Kaminario wheels out model that makes K2 flash look well flash

Surprise! Using our assumptions, our all-flash array costs less than theirs


Kaminario has claimed its all-flash storage arrays have a lower three or five-year cost of ownership than competing products.

But not just a few competitors; the ESG quantitative model it uses has customised results for each inquiring business.

The ESG Economic Value Validation scheme is described in a report obtainable from Kaminario's website. ESG says: "The analysis is designed to help IT organizations determine the fully burdened costs and benefits of deploying K2 storage with a 'present mode of operation' (PMO) that reflects a blend of either traditional or purpose-built all-flash storage arrays available on the market today."

ESG says: "The modeled scenario was based on typical K2 deployments and consisted of a mixed workload, comprised of 70 per cent transactional database workloads, 10 per cent VDI desktop workloads, and 20 per cent general server virtualization workloads. The scenario modeled a midmarket organization with 2,000 employees deploying new storage (or refreshing its traditional storage deployment) to consolidate IT operations."

Kaminario_PMO

ESG's PMO scheme for Kaminario. Click image for a bigger version.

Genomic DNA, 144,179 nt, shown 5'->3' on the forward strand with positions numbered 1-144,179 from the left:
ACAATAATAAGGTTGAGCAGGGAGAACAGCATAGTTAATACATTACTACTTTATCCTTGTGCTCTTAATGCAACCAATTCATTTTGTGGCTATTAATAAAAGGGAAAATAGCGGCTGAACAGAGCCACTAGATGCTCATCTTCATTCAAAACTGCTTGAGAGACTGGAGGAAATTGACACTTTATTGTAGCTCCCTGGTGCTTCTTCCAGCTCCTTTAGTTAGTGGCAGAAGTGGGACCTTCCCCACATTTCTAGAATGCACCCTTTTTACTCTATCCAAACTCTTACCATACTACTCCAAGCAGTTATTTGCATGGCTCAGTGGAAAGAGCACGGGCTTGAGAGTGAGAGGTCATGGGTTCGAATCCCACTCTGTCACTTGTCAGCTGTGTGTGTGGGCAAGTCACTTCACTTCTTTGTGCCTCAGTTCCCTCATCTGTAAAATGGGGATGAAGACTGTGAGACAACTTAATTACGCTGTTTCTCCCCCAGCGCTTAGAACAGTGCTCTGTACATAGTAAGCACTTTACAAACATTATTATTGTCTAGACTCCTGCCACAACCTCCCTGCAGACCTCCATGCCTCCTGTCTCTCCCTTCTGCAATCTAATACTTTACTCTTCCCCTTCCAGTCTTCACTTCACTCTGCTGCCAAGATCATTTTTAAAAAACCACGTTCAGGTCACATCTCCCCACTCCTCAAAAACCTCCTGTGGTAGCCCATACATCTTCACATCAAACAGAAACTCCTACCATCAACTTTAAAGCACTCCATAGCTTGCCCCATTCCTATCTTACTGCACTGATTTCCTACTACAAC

The ESG researchers talked to Kaminario and its customers to understand the costs (CapEx, OpEx) and benefits (productivity savings) of K2 array ownership with a database-centric use case, and then compared these to the modelled or estimated costs and benefits of using other arrays such a those from Dell (Unity, VMAX, XtremIO), HPE (3PAR, Nimble), NetApp (All-flash FAS, SolidFire), Pure Storage.

The results are not presented as a straight report. Instead, interested users provide their details and "answers to typical qualifying questions regarding a [their] IT environment and business needs. The model then returns a detailed report of expected savings, TCO [total cost of ownership], and ROI [return on investment] over a given time period when compared with a relevant, defined present mode of operation."

How does it get the numbers?

These numbers are calculated with interesting additions. They include taking expected savings from using the K2 arrays and predicting "the yield from reinvesting savings into another project or investment. Assuming that the reinvestment produces a modest 5 per cent rate of return over five years, the model estimates an additional $35K that can be realized." That's a great big fat assumption indeed.

Another interesting tactic in ESG's model is to redefine cost/GB away from the straight $/raw GB: "ESG’s model calculates the usable capacity $/GB as a function of all five-year CapEx- and OpEx-related costs to be $2.18/GB for the Kaminario solution and $4.97/GB for the alternative AFA PMO," meaning a typical purpose-built all-flash array.

ESG said: "The model predicts that when compared with a blend of other purpose-built AFAs, a modeled organization could expect to save a total of over $564K in combined savings and potential benefits over a five-year period by choosing to deploy K2 all-flash storage. This would result in a return on investment (ROI) of 82 per cent and a payback period of just over 2 years. These savings and benefits were even greater when K2 was compared with a traditional all-flash storage array."

Well, does that surprise any of you? ®

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